I live in two worlds that do not talk to each other
A very, very bizarre world.
I’ve been living for a few years now as I were immersed or compenetrated, up to my ears, in two worlds that do not talk to each other.
On one side, there are lots of serious numbers and studies about climate change, depletion of raw resources and, tightly connected to those two issues, if not their cause, rampant inequality.
On the other side, as you can read here, there are lots of serious numbers and studies about the Internet of Things, or driverless cars, or 5G, no 6G mobile networks… all coming Real Soon Now, all wonderful, all booking colossal amounts of money and raw resources, while showing no awareness at all of the existence of any of those other numbers and studies. Not even to criticize them. As if they were about another planet.
In 2019, Graeber compared this situation to a new “Entente Cordiale” in which “the technocrats would be allowed to live in one theoretical universe, while politicians and news commentators would continue to exist in an entirely different one”.
This week, I have found an ever better, explicit description and confirmation of this state of things in “Inside the Digital Society: The Sustainable Development Goals, the environment and the digital society”. These are the main points of the part of that article about “the environment and technology within the Sustainable Development Goals (SDGs)” of the United Nations:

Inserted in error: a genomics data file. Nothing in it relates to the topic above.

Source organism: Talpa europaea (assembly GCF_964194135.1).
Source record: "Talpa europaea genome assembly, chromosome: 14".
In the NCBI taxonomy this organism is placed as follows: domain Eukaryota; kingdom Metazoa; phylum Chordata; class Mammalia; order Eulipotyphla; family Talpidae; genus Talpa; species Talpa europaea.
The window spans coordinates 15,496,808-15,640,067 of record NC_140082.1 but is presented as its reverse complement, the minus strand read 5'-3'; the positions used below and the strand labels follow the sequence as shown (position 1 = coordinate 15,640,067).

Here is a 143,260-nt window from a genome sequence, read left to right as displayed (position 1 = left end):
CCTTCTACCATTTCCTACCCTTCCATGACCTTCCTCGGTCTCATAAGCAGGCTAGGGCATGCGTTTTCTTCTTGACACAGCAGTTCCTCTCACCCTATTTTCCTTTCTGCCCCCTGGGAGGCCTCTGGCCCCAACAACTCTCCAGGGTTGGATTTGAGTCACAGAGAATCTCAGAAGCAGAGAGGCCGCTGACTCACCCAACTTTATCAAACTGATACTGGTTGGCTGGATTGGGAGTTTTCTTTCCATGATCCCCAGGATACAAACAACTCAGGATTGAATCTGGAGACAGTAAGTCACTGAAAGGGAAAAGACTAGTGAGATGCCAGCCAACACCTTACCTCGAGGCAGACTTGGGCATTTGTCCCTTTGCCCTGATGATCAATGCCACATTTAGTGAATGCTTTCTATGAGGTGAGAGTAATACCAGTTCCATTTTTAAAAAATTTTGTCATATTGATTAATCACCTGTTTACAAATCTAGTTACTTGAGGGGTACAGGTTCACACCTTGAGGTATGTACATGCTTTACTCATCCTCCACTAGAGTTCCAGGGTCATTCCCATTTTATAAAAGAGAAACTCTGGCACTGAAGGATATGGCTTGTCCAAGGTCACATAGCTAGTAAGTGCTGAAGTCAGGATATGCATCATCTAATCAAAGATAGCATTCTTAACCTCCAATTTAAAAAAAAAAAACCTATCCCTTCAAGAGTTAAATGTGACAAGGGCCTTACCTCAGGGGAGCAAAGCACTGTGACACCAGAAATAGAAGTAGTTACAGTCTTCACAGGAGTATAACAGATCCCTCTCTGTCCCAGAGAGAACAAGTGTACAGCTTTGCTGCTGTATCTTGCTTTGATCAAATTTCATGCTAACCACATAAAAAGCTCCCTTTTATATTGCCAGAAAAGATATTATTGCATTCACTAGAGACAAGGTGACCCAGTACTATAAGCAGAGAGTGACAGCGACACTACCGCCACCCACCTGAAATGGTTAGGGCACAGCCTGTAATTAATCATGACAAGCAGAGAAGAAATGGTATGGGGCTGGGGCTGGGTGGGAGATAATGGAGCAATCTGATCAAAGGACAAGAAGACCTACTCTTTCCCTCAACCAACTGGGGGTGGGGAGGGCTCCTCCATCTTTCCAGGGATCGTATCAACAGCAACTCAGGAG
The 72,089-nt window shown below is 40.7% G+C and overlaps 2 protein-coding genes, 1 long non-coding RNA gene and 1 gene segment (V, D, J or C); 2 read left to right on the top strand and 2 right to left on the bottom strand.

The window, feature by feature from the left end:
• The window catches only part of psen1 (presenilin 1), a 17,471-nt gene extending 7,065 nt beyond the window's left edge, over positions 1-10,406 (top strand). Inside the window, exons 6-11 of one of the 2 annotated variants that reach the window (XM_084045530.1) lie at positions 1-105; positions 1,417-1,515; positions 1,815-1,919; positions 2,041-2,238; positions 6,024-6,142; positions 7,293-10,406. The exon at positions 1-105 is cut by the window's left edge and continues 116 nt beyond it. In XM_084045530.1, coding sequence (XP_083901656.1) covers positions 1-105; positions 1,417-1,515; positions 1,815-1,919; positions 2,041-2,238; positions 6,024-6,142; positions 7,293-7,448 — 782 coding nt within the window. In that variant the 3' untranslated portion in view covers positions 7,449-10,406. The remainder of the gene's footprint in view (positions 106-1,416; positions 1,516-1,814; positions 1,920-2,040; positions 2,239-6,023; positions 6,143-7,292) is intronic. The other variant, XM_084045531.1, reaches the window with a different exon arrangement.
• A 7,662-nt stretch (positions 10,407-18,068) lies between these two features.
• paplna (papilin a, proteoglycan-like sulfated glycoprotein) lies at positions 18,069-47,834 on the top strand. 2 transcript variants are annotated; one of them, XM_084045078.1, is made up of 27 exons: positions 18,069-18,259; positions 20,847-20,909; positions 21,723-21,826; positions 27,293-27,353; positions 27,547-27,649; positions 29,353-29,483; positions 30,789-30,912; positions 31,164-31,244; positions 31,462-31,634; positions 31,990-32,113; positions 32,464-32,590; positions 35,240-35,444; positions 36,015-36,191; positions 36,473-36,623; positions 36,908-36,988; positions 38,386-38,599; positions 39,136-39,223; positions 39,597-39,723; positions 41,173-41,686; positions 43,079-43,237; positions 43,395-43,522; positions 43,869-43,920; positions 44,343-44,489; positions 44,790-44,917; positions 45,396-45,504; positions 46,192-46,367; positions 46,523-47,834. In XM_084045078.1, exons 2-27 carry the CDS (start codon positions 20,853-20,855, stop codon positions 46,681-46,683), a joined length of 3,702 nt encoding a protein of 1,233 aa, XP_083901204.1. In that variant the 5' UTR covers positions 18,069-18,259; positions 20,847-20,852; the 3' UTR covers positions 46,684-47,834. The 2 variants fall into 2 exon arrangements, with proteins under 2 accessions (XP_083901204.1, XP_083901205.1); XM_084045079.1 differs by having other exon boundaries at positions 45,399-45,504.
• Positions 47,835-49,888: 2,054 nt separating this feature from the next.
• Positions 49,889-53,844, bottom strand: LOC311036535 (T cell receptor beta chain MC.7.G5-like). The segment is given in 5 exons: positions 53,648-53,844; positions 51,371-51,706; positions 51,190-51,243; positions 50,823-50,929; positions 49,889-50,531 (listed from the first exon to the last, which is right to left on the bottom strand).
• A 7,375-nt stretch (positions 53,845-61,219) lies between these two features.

- From an environmental perspective, the world today faces three great challenges, which are concerned with climate change, pollution and resource depletion (this last including land and water). All three of these pose fundamental challenges for sustaining economic growth (and therefore social welfare).
- [BUT] Only one of these three themes - the most existentially critical, the climate - is given its own SDG (Goal 13), and that cedes leadership to the United Nations Framework Convention on the subject.
- Other SDGs… have environmental aspects, but there’s no crosscutting strategy for pollution or resource depletion.
- There’s no plan, aside from the Framework Convention’s view of climate change, to remain within what are called the “planetary boundaries” that represent tipping points beyond which environmental change could become irreversible.
As said, continues here. Read it.
Suggestions on how to diminish this cognitive dissonance are extremely welcome. I mean, this is not against technological progress as such. It is not neoluddism. If all those announcement of technoutopias did explicitly acknowledge those other numbers and studies, and definitely disproved them, it would be OK. But living in two worlds that do not talk to each other cannot be good. This negationism cannot be good. Not even for business.
(*) also here